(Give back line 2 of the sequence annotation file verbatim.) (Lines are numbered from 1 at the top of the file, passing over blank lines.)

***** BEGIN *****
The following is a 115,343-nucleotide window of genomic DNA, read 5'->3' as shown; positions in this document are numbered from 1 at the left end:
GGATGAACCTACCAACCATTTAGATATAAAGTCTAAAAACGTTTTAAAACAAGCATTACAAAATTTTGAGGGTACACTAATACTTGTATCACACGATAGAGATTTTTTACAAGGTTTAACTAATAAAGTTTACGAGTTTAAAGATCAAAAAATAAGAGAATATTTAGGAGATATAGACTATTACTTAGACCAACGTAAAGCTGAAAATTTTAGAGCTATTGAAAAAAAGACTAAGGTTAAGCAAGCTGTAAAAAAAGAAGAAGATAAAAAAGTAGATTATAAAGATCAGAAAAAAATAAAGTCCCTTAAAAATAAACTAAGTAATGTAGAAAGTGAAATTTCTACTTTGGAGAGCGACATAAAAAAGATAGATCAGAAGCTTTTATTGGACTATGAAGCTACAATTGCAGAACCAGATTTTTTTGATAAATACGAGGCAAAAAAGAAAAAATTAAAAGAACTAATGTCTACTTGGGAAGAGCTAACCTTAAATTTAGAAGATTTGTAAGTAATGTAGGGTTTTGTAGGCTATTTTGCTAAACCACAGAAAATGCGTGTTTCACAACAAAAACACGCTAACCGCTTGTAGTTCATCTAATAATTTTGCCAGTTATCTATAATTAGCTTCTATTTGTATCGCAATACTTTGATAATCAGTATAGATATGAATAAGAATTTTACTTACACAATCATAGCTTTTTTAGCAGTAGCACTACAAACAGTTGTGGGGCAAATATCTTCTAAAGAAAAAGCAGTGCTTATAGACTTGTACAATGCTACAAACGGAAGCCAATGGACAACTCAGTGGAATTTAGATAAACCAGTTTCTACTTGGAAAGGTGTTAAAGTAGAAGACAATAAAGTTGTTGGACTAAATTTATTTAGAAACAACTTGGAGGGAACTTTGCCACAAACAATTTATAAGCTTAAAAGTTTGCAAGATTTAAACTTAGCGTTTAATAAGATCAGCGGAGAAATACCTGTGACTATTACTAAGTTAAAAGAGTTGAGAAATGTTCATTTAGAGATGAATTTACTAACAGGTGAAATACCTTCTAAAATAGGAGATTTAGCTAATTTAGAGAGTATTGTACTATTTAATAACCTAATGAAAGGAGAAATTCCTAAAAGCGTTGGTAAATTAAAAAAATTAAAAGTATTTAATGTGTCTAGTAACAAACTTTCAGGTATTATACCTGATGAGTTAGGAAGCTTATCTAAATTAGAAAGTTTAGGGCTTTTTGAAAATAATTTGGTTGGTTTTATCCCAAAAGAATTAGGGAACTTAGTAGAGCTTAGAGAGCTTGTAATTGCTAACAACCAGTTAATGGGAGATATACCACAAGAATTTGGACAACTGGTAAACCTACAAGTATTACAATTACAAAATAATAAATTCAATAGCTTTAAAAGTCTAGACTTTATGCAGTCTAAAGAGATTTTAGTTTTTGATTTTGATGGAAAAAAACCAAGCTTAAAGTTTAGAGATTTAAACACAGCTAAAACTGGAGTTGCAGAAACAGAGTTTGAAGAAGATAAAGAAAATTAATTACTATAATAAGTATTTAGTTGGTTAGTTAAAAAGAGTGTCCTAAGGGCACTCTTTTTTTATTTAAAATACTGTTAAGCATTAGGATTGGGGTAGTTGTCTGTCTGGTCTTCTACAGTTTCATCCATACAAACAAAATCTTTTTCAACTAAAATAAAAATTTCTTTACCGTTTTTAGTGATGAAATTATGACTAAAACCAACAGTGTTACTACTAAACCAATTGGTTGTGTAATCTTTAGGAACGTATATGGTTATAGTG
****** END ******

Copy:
GGATGAACCTACCAACCATTTAGATATAAAGTCTAAAAACGTTTTAAAACAAGCATTACAAAATTTTGAGGGTACACTAATACTTGTATCACACGATAGAGATTTTTTACAAGGTTTAACTAATAAAGTTTACGAGTTTAAAGATCAAAAAATAAGAGAATATTTAGGAGATATAGACTATTACTTAGACCAACGTAAAGCTGAAAATTTTAGAGCTATTGAAAAAAAGACTAAGGTTAAGCAAGCTGTAAAAAAAGAAGAAGATAAAAAAGTAGATTATAAAGATCAGAAAAAAATAAAGTCCCTTAAAAATAAACTAAGTAATGTAGAAAGTGAAATTTCTACTTTGGAGAGCGACATAAAAAAGATAGATCAGAAGCTTTTATTGGACTATGAAGCTACAATTGCAGAACCAGATTTTTTTGATAAATACGAGGCAAAAAAGAAAAAATTAAAAGAACTAATGTCTACTTGGGAAGAGCTAACCTTAAATTTAGAAGATTTGTAAGTAATGTAGGGTTTTGTAGGCTATTTTGCTAAACCACAGAAAATGCGTGTTTCACAACAAAAACACGCTAACCGCTTGTAGTTCATCTAATAATTTTGCCAGTTATCTATAATTAGCTTCTATTTGTATCGCAATACTTTGATAATCAGTATAGATATGAATAAGAATTTTACTTACACAATCATAGCTTTTTTAGCAGTAGCACTACAAACAGTTGTGGGGCAAATATCTTCTAAAGAAAAAGCAGTGCTTATAGACTTGTACAATGCTACAAACGGAAGCCAATGGACAACTCAGTGGAATTTAGATAAACCAGTTTCTACTTGGAAAGGTGTTAAAGTAGAAGACAATAAAGTTGTTGGACTAAATTTATTTAGAAACAACTTGGAGGGAACTTTGCCACAAACAATTTATAAGCTTAAAAGTTTGCAAGATTTAAACTTAGCGTTTAATAAGATCAGCGGAGAAATACCTGTGACTATTACTAAGTTAAAAGAGTTGAGAAATGTTCATTTAGAGATGAATTTACTAACAGGTGAAATACCTTCTAAAATAGGAGATTTAGCTAATTTAGAGAGTATTGTACTATTTAATAACCTAATGAAAGGAGAAATTCCTAAAAGCGTTGGTAAATTAAAAAAATTAAAAGTATTTAATGTGTCTAGTAACAAACTTTCAGGTATTATACCTGATGAGTTAGGAAGCTTATCTAAATTAGAAAGTTTAGGGCTTTTTGAAAATAATTTGGTTGGTTTTATCCCAAAAGAATTAGGGAACTTAGTAGAGCTTAGAGAGCTTGTAATTGCTAACAACCAGTTAATGGGAGATATACCACAAGAATTTGGACAACTGGTAAACCTACAAGTATTACAATTACAAAATAATAAATTCAATAGCTTTAAAAGTCTAGACTTTATGCAGTCTAAAGAGATTTTAGTTTTTGATTTTGATGGAAAAAAACCAAGCTTAAAGTTTAGAGATTTAAACACAGCTAAAACTGGAGTTGCAGAAACAGAGTTTGAAGAAGATAAAGAAAATTAATTACTATAATAAGTATTTAGTTGGTTAGTTAAAAAGAGTGTCCTAAGGGCACTCTTTTTTTATTTAAAATACTGTTAAGCATTAGGATTGGGGTAGTTGTCTGTCTGGTCTTCTACAGTTTCATCCATACAAACAAAATCTTTTTCAACTAAAATAAAAATTTCTTTACCGTTTTTAGTGATGAAATTATGACTAAAACCAACAGTGTTACTACTAAACCAATTGGTTGTGTAATCTTTAGGAACGTATATGGTTATAGTG